Ngnari Konon opens with dialogue between Oumou and Boddhi, before giving way to dark and foreboding synths. They’re augmented by percussion, flutes and koras. Then, quickly, pounding drums enter, dominating the arrangement, as Oumou’s vocal enters. Her vocal is a mixture of emotion, passion and power. Backing vocalists accompany her, while the drums are accompanied by percussion, flutes and koras. African and Western music combines seamlessly. Oumou’s vocal has a joyous quality, uplifting and with a spiritual quality. Add to that the thunderous drums and proliferation of percussion, koras and flutes and you’ve a track that’s not only joyous and beautiful, but uplifting and spiritual.

Apart from the Main Mix of Ngnari Konon there are also nine other remixes of the track. This is something BBE Music have done before. It’s a fascinating concept, allowing you to hear how different remixers approach the same track. After all, each remixer starts with the same stems. From there, they each approach the track differently. Boddhi Satva has two remixes, the Ancestral Soul Mix and the Ancestral Poetry Mix. Both are among the highlights of the nine remixes. Louise Vega, one half of Masters At Work remixes the track three times. This includes the Roots Remix, DJ Tools and Ritual II Mix, which is the best of the three. Manoo also has three remixes on the E.P. These are the Maffe Mix, Yassa Deep Mix and the Ambassade Mix. Of the three the Yassa Deep Mix stands out. The final mix of Ngnari Konon is Josh Milan’s Honeycomb Mix, which is a case of saving one of the best until last. Each of these nine remixes of Ngnari Konon bring something new and different to the original track, and demonstrate just how differently each remixer approaches a track. However, each remixer and remix has one thing in common. Each remixer loves music, while every remix is of the highest quality.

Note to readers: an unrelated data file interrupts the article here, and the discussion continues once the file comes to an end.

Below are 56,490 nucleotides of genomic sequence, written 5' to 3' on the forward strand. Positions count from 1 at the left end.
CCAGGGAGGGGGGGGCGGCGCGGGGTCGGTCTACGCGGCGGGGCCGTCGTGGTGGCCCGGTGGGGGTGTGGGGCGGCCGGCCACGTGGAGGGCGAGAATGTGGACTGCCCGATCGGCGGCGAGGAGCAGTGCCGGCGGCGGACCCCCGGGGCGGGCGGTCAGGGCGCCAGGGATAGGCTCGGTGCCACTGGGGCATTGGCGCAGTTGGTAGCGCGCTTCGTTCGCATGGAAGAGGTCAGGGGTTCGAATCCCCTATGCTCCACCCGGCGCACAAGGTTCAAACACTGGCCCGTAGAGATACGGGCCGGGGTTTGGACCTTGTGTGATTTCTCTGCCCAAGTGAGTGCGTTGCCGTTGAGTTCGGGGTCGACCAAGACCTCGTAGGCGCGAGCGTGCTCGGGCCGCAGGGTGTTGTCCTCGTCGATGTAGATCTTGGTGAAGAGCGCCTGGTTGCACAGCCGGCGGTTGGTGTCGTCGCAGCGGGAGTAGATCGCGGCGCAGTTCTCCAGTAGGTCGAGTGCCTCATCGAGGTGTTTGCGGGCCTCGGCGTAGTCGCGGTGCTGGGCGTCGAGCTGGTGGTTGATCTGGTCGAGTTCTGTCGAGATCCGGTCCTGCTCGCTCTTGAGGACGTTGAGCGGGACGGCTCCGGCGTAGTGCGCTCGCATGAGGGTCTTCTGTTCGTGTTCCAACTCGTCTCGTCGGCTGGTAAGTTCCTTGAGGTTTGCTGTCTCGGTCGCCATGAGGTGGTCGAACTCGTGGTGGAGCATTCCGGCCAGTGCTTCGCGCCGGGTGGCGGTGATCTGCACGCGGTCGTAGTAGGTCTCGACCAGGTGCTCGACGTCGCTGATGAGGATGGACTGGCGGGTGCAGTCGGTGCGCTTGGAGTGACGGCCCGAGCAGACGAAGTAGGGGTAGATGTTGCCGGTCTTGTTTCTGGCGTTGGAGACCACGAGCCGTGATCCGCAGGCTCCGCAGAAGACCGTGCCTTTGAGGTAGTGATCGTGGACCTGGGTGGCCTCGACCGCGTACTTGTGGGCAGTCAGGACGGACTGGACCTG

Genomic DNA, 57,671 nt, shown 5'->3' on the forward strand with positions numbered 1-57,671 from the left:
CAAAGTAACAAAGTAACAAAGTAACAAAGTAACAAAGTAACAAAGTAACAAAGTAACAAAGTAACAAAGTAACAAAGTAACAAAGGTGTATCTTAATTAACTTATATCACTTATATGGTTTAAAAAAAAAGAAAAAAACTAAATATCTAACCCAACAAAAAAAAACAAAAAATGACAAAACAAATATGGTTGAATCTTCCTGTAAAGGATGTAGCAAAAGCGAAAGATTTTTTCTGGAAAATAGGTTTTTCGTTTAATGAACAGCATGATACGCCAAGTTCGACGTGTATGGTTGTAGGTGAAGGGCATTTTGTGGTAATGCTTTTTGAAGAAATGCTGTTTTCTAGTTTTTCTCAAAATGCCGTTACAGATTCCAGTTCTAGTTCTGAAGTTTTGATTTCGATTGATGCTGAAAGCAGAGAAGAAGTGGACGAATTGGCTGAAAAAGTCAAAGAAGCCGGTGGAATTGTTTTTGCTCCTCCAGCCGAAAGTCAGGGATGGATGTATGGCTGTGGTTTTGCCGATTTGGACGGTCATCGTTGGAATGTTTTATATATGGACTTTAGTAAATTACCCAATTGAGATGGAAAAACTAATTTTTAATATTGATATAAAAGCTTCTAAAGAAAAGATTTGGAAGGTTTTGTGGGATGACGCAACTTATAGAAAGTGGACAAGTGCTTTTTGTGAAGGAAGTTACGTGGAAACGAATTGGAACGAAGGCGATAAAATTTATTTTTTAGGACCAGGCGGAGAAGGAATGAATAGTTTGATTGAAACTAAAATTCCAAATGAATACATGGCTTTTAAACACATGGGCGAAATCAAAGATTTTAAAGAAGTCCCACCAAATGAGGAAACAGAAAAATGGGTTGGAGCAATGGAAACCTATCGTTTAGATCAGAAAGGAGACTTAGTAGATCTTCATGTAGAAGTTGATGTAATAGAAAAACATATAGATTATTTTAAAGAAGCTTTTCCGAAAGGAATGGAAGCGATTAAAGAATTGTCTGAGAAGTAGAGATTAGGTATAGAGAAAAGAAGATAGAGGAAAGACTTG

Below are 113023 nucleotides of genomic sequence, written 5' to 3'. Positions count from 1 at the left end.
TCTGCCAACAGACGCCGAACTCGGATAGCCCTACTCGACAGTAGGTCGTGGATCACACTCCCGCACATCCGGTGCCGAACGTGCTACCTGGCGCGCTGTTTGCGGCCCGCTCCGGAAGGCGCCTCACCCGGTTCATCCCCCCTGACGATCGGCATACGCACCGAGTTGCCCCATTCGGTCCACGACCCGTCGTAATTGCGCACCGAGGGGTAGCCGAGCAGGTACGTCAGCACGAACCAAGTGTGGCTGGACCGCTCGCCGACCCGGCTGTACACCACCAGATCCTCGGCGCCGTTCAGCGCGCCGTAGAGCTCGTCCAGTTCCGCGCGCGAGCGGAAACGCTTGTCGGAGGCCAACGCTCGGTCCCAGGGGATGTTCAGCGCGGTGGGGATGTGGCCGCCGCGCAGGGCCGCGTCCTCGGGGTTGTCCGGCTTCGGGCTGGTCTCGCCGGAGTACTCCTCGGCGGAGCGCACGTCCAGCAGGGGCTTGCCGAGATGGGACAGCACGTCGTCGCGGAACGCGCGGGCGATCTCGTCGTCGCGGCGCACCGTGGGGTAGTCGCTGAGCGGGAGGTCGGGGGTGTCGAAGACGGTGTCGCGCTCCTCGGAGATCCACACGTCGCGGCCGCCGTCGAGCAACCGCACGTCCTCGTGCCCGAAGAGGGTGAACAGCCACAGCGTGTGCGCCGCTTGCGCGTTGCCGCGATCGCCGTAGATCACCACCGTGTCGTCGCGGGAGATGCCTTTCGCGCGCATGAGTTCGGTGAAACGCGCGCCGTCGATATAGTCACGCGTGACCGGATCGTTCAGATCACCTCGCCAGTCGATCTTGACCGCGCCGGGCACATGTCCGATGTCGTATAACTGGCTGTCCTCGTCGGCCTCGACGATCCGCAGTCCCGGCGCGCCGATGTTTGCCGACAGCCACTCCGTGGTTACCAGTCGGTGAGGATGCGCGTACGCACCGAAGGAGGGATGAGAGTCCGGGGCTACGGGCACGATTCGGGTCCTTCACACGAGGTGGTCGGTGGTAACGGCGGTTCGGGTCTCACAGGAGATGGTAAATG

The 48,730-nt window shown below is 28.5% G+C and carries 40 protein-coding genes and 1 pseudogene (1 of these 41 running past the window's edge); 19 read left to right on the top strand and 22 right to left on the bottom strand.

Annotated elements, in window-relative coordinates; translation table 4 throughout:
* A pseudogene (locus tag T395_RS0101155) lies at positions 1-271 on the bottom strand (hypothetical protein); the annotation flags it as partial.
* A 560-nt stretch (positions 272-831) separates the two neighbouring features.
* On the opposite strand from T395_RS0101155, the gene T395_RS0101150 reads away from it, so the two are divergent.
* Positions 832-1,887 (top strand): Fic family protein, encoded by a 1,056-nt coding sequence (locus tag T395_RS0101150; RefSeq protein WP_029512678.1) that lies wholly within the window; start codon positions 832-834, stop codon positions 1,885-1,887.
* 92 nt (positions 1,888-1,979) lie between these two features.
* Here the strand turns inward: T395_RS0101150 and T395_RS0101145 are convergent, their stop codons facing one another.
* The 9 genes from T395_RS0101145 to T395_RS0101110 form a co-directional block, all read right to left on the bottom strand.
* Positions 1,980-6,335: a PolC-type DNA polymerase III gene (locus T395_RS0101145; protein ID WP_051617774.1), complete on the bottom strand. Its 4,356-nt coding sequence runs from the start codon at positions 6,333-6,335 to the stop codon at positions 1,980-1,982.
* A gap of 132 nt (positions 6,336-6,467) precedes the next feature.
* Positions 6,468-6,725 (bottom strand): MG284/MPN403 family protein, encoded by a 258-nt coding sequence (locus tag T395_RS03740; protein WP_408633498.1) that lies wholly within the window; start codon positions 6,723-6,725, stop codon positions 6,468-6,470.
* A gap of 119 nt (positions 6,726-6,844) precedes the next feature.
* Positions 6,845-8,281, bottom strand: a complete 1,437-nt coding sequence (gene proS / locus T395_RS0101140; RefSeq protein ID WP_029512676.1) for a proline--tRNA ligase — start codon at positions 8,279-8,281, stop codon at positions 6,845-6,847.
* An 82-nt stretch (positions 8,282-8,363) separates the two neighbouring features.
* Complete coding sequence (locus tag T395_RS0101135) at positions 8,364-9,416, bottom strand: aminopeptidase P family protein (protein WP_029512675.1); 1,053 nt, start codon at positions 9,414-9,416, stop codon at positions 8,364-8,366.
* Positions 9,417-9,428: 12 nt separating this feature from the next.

So, nearly a year after the release of what was my favorite album of 2012, Boddhi Satve’s debut album Invocation, I still find Invocation one of the most enchanting, captivating and compelling albums of the past few years. Eclectic, emotive, uplifting, spiritual and beautiful, Invocation is all these things and much, much more. One of the many highlights of Invocation was Ngnari Konon, where Boddhi Satva was honored to be joined by Oumou Sangaré, The Songbird of Wassoulou. The result was Ngnari Konon, a track that’s not only joyous and beautiful, but uplifting and spiritual. Ngnari Konon will soon be released by BBE Music, as Boddhi Satva’s next single from Invocation. Together with nine remixes, where the original version of Ngnari Konon, are reinterpreted, and transformed into something new and innovative.  Quite simply, Ngnari Konon is the perfect introduction into both Boddhi Satva and Oumou Sangaré, The Songbird of Wassoulou.